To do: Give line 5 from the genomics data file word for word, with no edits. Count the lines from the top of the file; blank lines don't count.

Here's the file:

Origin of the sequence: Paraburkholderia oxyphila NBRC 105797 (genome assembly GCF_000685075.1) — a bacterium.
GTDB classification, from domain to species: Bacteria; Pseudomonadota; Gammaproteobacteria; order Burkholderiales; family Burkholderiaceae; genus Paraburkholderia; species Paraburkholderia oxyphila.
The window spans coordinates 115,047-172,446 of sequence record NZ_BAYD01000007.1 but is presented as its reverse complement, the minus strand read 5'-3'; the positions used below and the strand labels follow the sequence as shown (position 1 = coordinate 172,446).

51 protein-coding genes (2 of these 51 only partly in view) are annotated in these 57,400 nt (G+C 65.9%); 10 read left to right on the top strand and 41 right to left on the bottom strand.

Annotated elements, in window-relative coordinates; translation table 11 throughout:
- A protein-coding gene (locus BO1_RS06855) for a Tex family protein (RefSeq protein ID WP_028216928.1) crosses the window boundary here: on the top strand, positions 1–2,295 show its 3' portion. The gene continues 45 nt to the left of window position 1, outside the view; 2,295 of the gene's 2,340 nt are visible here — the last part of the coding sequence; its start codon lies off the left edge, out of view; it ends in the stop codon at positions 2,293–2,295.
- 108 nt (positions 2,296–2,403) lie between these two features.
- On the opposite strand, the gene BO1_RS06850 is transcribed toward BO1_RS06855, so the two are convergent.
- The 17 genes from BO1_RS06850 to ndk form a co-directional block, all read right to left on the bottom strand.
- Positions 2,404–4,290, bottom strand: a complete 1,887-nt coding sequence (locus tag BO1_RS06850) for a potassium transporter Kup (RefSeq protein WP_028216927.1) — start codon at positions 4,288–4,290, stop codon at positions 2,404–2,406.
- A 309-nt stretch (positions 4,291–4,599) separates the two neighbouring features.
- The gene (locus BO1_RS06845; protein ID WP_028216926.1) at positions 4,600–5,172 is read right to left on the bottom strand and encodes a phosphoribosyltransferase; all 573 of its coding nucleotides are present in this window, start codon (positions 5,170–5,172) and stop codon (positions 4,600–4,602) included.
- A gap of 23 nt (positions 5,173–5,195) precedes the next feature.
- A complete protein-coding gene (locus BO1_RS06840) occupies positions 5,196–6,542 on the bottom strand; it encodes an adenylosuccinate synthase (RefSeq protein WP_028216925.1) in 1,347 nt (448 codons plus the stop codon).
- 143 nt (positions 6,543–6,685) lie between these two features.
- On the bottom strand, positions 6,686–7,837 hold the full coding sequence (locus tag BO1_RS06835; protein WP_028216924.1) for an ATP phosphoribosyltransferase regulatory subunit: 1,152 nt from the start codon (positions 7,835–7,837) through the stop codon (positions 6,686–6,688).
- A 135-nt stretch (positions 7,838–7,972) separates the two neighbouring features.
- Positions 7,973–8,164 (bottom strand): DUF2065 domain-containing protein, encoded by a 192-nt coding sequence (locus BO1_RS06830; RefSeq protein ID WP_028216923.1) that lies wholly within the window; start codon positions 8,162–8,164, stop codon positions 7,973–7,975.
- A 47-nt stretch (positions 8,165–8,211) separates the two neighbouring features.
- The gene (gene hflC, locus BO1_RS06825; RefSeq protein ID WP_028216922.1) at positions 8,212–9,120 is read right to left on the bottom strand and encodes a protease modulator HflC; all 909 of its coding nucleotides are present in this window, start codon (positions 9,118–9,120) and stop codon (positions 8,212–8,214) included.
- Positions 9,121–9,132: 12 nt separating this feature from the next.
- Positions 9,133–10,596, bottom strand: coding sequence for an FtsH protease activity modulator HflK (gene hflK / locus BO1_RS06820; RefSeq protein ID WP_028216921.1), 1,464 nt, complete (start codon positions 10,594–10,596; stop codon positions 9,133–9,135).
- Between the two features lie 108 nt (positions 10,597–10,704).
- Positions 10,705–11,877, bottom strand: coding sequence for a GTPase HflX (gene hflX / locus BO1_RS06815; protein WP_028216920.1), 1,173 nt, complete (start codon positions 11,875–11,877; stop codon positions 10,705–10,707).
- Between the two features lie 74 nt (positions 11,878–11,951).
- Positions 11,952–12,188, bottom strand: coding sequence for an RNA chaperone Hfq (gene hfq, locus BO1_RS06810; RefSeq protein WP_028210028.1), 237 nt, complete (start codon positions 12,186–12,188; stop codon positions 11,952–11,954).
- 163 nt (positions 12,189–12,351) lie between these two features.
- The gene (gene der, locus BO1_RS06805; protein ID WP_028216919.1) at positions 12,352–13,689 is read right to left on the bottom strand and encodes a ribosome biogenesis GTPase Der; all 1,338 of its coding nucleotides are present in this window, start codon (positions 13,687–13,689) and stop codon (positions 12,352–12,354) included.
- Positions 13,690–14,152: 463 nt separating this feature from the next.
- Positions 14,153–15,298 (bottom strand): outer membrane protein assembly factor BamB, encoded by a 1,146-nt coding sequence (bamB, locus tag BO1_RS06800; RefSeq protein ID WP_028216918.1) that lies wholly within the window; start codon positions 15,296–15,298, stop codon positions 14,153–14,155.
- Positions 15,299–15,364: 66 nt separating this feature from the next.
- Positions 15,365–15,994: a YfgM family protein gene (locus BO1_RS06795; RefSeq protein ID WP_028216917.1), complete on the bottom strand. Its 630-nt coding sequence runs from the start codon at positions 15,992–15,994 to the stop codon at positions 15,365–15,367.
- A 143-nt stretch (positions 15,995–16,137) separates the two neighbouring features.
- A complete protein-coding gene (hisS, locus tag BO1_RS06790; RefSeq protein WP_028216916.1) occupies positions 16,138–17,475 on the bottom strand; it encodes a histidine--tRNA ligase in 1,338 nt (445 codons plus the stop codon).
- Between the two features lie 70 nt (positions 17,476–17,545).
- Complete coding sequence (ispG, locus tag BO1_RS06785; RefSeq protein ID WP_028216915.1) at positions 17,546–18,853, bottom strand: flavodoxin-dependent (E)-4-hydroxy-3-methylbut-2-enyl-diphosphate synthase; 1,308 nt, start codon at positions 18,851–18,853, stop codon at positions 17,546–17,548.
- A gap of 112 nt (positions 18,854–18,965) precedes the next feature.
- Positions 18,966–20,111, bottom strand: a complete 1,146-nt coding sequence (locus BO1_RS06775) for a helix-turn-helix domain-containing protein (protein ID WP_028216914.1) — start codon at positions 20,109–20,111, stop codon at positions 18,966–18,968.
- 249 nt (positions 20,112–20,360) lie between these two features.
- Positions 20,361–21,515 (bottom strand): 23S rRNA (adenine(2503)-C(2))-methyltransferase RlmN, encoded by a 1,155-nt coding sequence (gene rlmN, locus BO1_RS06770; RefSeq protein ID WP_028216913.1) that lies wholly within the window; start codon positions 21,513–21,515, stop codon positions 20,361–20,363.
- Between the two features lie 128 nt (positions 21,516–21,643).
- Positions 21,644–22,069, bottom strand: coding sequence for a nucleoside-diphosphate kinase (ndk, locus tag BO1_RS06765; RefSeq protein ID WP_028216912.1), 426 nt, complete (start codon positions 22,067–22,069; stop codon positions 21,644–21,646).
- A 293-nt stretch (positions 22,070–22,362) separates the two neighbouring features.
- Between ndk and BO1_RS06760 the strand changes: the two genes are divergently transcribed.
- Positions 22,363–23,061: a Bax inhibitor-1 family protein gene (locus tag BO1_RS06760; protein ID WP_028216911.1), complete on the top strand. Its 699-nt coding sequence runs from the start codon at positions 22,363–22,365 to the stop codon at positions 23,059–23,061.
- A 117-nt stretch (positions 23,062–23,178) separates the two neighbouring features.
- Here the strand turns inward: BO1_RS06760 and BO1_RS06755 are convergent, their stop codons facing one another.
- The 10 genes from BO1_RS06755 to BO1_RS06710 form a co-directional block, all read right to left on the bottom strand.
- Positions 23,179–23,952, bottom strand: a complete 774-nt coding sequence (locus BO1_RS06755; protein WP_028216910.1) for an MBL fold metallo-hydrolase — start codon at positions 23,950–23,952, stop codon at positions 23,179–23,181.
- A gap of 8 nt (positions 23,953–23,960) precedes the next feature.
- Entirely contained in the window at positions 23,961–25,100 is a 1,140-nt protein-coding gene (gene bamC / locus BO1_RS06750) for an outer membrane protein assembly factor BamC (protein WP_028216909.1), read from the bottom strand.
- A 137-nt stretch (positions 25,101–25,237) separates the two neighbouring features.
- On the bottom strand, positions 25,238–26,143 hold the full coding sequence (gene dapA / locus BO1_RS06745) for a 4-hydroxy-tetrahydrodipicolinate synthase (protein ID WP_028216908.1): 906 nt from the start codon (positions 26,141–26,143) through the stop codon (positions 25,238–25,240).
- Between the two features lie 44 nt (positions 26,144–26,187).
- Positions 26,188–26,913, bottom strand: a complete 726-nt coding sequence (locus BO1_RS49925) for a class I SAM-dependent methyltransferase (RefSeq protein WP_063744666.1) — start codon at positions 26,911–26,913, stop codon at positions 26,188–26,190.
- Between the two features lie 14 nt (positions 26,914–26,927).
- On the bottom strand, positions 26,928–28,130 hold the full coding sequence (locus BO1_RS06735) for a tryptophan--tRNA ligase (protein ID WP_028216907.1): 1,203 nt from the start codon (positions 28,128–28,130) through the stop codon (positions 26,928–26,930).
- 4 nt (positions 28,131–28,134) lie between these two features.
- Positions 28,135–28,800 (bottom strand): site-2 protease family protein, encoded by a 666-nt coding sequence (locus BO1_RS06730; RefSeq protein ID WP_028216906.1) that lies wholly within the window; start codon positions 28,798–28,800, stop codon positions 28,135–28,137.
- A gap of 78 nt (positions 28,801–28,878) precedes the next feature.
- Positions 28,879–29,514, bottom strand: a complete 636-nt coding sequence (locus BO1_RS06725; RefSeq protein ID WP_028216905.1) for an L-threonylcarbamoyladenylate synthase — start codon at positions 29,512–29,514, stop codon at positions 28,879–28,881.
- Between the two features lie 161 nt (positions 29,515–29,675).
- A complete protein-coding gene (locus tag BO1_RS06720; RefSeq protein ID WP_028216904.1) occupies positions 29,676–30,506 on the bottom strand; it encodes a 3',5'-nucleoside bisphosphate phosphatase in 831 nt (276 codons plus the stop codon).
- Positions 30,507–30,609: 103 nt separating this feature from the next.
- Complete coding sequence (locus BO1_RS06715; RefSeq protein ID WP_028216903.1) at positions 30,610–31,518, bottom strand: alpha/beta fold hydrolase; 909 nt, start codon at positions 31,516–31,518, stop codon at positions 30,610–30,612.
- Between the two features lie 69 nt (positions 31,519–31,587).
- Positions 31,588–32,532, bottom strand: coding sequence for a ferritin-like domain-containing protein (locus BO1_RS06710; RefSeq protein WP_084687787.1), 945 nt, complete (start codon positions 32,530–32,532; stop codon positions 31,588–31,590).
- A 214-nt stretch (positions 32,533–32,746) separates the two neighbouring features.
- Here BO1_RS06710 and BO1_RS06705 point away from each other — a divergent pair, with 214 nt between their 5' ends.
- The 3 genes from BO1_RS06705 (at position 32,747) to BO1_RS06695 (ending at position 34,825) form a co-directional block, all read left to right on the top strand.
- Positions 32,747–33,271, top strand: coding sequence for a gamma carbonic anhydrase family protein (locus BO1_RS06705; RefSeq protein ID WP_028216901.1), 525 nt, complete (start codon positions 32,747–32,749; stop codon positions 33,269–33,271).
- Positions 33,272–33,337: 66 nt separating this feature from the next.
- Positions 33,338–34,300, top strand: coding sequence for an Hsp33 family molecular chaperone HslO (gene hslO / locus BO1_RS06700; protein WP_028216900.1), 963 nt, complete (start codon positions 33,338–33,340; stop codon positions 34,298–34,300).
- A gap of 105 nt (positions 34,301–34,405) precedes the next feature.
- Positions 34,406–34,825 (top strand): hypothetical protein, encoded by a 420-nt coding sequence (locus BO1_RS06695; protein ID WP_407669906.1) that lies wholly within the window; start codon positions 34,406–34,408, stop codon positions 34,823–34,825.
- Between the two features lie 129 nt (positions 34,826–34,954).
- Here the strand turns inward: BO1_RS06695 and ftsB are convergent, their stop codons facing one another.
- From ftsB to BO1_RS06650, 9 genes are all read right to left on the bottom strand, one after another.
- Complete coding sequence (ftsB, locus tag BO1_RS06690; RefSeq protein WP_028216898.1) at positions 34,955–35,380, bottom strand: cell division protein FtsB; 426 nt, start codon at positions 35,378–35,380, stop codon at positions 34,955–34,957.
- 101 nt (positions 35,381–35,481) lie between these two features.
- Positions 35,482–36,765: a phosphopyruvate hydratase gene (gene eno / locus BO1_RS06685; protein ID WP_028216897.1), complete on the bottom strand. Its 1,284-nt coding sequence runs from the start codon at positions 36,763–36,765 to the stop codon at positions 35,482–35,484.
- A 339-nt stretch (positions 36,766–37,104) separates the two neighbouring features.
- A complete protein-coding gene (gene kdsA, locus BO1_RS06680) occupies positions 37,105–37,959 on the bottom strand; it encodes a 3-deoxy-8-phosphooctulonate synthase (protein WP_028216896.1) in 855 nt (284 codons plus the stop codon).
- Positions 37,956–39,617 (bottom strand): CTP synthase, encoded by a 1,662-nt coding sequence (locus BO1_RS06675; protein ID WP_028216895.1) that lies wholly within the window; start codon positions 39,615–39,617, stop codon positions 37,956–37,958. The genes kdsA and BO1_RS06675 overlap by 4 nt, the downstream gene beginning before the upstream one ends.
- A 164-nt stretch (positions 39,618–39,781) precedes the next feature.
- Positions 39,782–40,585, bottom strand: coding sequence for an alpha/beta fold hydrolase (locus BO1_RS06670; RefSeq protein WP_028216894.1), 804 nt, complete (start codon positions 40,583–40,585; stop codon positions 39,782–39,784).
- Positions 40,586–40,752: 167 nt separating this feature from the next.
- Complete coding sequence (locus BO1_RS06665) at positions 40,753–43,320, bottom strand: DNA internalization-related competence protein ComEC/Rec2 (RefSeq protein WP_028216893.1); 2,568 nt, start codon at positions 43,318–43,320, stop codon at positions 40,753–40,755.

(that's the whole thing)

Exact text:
Annotated elements, in window-relative coordinates; translation table 11 throughout: